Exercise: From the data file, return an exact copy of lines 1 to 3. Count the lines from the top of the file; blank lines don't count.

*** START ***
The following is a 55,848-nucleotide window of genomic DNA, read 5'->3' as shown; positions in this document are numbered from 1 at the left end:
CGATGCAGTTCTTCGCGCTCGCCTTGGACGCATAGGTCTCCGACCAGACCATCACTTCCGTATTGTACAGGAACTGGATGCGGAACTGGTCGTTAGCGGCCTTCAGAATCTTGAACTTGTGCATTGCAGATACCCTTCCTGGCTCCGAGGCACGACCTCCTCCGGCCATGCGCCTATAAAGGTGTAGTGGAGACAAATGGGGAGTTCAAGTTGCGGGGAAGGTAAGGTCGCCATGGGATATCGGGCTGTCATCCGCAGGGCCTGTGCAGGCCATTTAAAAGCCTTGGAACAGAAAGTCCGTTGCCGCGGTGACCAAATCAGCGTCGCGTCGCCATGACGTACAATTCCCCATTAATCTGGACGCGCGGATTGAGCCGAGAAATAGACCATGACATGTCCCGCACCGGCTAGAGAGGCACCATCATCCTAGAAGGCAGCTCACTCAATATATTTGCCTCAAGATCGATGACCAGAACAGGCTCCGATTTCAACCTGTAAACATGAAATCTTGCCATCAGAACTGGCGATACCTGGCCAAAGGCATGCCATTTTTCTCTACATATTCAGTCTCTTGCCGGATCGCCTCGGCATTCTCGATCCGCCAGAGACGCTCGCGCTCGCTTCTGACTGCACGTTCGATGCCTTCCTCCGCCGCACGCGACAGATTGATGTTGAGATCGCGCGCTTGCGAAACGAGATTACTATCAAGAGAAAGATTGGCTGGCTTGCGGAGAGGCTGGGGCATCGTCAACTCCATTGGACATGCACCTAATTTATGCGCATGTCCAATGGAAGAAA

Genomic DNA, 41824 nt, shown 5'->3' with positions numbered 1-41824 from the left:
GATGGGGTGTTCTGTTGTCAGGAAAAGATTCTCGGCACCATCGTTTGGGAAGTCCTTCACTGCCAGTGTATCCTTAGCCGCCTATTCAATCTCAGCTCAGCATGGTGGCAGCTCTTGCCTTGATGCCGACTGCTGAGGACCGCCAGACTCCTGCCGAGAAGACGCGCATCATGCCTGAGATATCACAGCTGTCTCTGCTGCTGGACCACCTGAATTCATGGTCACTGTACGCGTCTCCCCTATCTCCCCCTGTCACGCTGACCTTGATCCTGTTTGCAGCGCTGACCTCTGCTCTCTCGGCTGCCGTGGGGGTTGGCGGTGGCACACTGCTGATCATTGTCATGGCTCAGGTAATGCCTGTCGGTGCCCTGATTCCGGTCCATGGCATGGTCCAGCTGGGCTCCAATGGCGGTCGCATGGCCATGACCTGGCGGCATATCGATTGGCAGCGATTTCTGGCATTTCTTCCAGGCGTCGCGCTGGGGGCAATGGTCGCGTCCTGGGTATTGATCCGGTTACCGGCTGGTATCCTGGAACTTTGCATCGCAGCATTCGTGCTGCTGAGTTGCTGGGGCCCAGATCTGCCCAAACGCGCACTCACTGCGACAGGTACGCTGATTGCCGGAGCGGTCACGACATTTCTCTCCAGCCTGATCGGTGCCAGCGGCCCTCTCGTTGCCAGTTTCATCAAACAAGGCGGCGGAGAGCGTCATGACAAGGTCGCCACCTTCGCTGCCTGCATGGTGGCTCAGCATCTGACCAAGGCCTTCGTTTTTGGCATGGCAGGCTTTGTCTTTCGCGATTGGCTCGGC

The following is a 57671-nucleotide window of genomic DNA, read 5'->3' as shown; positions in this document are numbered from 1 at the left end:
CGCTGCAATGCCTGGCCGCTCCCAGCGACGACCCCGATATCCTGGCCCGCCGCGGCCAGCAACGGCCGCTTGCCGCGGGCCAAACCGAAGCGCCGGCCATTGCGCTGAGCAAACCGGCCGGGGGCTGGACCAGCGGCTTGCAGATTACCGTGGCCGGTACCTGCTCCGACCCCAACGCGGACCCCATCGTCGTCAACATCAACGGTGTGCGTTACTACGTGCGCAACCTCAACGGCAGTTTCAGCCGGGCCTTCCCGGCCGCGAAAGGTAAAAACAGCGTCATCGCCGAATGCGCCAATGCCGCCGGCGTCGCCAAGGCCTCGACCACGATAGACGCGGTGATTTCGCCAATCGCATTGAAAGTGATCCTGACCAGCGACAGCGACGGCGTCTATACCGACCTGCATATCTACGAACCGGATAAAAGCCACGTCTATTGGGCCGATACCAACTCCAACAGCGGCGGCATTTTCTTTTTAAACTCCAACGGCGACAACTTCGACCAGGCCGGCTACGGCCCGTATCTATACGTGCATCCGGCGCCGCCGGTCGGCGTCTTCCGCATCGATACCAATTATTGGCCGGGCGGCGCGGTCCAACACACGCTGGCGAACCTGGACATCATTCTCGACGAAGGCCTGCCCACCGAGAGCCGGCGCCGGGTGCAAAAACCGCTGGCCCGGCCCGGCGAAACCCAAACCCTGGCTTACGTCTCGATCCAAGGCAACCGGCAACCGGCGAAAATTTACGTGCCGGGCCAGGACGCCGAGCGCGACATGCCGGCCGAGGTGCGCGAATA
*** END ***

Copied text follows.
The following is a 55,848-nucleotide window of genomic DNA, read 5'->3' as shown; positions in this document are numbered from 1 at the left end:
CGATGCAGTTCTTCGCGCTCGCCTTGGACGCATAGGTCTCCGACCAGACCATCACTTCCGTATTGTACAGGAACTGGATGCGGAACTGGTCGTTAGCGGCCTTCAGAATCTTGAACTTGTGCATTGCAGATACCCTTCCTGGCTCCGAGGCACGACCTCCTCCGGCCATGCGCCTATAAAGGTGTAGTGGAGACAAATGGGGAGTTCAAGTTGCGGGGAAGGTAAGGTCGCCATGGGATATCGGGCTGTCATCCGCAGGGCCTGTGCAGGCCATTTAAAAGCCTTGGAACAGAAAGTCCGTTGCCGCGGTGACCAAATCAGCGTCGCGTCGCCATGACGTACAATTCCCCATTAATCTGGACGCGCGGATTGAGCCGAGAAATAGACCATGACATGTCCCGCACCGGCTAGAGAGGCACCATCATCCTAGAAGGCAGCTCACTCAATATATTTGCCTCAAGATCGATGACCAGAACAGGCTCCGATTTCAACCTGTAAACATGAAATCTTGCCATCAGAACTGGCGATACCTGGCCAAAGGCATGCCATTTTTCTCTACATATTCAGTCTCTTGCCGGATCGCCTCGGCATTCTCGATCCGCCAGAGACGCTCGCGCTCGCTTCTGACTGCACGTTCGATGCCTTCCTCCGCCGCACGCGACAGATTGATGTTGAGATCGCGCGCTTGCGAAACGAGATTACTATCAAGAGAAAGATTGGCTGGCTTGCGGAGAGGCTGGGGCATCGTCAACTCCATTGGACATGCACCTAATTTATGCGCATGTCCAATGGAAGAAA

Genomic DNA, 41824 nt, shown 5'->3' with positions numbered 1-41824 from the left: